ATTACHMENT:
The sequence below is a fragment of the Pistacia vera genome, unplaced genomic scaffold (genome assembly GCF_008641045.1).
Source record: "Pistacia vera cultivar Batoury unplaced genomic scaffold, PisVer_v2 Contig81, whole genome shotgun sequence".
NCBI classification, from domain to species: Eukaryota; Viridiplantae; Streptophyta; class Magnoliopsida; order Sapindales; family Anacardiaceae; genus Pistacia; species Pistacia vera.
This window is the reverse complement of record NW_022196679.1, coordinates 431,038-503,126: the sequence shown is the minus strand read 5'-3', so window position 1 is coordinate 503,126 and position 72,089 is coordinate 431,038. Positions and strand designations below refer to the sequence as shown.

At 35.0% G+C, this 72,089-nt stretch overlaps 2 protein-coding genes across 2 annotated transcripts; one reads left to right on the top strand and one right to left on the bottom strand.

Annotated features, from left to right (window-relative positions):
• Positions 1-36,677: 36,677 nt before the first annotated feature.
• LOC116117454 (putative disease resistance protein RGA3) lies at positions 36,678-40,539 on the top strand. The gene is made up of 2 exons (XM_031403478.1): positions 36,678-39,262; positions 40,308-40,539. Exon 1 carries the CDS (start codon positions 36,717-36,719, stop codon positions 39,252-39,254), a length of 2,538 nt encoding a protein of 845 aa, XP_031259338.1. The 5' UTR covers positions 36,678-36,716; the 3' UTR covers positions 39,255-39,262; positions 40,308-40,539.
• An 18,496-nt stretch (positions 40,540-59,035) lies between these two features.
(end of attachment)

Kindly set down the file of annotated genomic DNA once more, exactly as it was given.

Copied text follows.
The sequence below is a fragment of the Pistacia vera genome, unplaced genomic scaffold (genome assembly GCF_008641045.1).
Source record: "Pistacia vera cultivar Batoury unplaced genomic scaffold, PisVer_v2 Contig81, whole genome shotgun sequence".
NCBI classification, from domain to species: Eukaryota; Viridiplantae; Streptophyta; class Magnoliopsida; order Sapindales; family Anacardiaceae; genus Pistacia; species Pistacia vera.
This window is the reverse complement of record NW_022196679.1, coordinates 431,038-503,126: the sequence shown is the minus strand read 5'-3', so window position 1 is coordinate 503,126 and position 72,089 is coordinate 431,038. Positions and strand designations below refer to the sequence as shown.

At 35.0% G+C, this 72,089-nt stretch overlaps 2 protein-coding genes across 2 annotated transcripts; one reads left to right on the top strand and one right to left on the bottom strand.

Annotated features, from left to right (window-relative positions):
• Positions 1-36,677: 36,677 nt before the first annotated feature.
• LOC116117454 (putative disease resistance protein RGA3) lies at positions 36,678-40,539 on the top strand. The gene is made up of 2 exons (XM_031403478.1): positions 36,678-39,262; positions 40,308-40,539. Exon 1 carries the CDS (start codon positions 36,717-36,719, stop codon positions 39,252-39,254), a length of 2,538 nt encoding a protein of 845 aa, XP_031259338.1. The 5' UTR covers positions 36,678-36,716; the 3' UTR covers positions 39,255-39,262; positions 40,308-40,539.
• An 18,496-nt stretch (positions 40,540-59,035) lies between these two features.